Results from the national GP patient survey, published in August 2018, showed that patients’ satisfaction with how they could access care and treatment was broadly in line with the local and national averages. Data showed:

  • Sixty-one percent of patients who responded described their experience of making an appointment as good; compared with the local average of 62% and the national average of 69%.
  • Seventy-three percent of patients who responded said they were satisfied with the type of appointment they were offered; compared with the local average of 70% and the national average of 74%.
  • Fifty-nine percent of patients who responded said they were satisfied with the general practice appointment times available compared with the local average of 60% and the national average of 66%.

Listening and learning from concerns and complaints

The practice took complaints and concerns seriously and responded to them appropriately to improve the quality of care.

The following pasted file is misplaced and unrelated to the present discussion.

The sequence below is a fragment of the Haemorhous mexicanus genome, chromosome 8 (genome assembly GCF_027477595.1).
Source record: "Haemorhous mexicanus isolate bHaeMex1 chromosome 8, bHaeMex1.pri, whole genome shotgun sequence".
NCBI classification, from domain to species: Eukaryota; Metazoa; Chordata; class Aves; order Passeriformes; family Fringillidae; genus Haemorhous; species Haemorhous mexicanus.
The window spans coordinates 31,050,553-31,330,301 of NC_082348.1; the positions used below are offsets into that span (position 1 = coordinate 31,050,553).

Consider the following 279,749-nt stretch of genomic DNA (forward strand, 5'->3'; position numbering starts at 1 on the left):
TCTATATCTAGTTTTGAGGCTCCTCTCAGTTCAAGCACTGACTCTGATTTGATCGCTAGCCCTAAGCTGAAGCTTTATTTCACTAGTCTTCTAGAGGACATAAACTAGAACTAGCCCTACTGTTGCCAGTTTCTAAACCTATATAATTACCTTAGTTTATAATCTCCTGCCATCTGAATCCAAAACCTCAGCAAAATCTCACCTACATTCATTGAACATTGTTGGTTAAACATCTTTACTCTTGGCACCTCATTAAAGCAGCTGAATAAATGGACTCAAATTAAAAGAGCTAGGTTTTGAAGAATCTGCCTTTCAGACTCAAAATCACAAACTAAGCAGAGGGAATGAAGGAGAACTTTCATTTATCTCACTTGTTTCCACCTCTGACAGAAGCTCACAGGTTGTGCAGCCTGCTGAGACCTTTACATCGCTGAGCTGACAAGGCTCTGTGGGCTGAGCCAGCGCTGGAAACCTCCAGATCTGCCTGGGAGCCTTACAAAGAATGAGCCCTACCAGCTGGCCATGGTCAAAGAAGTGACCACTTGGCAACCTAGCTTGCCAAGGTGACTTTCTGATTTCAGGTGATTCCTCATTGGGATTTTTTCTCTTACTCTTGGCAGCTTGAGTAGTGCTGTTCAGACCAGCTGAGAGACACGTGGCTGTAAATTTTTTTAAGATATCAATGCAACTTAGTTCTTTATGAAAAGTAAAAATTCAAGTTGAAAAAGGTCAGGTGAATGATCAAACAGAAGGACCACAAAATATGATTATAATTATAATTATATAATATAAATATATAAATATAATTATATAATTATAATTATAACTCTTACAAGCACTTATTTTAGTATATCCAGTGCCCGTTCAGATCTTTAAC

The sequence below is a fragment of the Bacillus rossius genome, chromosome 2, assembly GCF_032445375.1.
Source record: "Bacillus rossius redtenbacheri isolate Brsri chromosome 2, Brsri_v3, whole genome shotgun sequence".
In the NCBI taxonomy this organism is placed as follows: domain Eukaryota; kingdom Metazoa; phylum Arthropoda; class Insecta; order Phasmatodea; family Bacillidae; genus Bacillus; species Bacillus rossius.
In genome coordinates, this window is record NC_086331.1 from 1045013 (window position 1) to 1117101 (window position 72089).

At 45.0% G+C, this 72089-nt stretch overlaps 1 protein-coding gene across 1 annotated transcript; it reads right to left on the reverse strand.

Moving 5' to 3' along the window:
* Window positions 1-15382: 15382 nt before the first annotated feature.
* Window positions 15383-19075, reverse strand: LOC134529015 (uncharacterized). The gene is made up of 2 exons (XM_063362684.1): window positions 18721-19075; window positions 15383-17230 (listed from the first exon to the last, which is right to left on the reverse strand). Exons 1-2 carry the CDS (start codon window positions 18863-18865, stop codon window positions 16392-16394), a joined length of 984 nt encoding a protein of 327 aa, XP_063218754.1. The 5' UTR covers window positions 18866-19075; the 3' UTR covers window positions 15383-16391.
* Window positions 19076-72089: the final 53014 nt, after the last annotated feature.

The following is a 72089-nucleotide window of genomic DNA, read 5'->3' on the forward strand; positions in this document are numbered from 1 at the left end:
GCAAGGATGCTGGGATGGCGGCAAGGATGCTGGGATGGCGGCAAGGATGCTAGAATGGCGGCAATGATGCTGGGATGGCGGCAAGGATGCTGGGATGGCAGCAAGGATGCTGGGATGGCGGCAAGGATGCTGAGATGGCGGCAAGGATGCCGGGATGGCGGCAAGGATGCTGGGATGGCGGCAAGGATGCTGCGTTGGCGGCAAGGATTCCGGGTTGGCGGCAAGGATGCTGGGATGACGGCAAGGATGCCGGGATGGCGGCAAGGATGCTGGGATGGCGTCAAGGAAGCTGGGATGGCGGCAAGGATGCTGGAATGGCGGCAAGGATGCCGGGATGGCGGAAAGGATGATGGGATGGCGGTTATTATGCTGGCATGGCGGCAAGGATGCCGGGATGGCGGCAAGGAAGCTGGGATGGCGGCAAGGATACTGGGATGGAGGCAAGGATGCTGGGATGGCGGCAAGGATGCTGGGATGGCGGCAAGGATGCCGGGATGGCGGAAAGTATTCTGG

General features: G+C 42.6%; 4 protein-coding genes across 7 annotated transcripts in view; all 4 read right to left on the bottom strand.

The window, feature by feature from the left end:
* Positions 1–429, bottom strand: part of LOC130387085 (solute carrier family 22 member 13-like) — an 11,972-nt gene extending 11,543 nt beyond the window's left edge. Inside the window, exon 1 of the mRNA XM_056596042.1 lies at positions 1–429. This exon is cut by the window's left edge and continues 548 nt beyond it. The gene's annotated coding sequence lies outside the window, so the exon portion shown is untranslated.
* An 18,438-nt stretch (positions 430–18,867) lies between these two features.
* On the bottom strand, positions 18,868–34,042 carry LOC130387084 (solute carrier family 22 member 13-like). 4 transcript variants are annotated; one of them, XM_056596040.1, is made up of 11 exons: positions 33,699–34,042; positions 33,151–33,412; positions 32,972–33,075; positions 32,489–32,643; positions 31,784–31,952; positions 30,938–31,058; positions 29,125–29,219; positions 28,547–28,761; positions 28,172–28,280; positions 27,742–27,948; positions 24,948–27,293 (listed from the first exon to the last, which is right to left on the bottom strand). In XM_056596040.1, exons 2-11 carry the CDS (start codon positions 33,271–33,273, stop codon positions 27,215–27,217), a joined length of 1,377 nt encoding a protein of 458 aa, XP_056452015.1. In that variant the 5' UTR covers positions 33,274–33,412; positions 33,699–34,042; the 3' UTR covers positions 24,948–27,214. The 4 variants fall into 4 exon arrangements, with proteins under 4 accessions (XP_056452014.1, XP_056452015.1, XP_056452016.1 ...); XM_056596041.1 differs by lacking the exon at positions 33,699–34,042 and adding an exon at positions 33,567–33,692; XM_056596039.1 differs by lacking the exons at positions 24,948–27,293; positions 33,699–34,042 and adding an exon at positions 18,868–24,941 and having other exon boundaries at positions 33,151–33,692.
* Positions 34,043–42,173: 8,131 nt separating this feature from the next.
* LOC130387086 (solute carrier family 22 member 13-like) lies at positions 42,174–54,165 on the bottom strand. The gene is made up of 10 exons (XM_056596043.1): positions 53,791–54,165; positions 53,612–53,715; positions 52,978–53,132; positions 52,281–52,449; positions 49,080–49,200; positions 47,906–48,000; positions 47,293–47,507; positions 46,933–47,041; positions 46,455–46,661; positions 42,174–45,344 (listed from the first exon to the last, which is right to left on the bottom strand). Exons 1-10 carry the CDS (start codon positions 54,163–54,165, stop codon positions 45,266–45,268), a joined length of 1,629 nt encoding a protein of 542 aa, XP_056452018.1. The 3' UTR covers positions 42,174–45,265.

• Information about how to make a complaint or raise concerns was available. Staff treated patients who made complaints compassionately.
  • The complaint policy and procedures were in line with recognised guidance. The practice learned lessons from individual concerns and complaints and from analysis of trends. It acted as a result to improve the quality of care.

Please refer to the evidence tables for further information.

Well-led

Good

Updated 14 December 2018

We rated the practice as good for providing a well-led service.

Leadership capacity and capability

Leaders had the capacity and skills to deliver high-quality, sustainable care.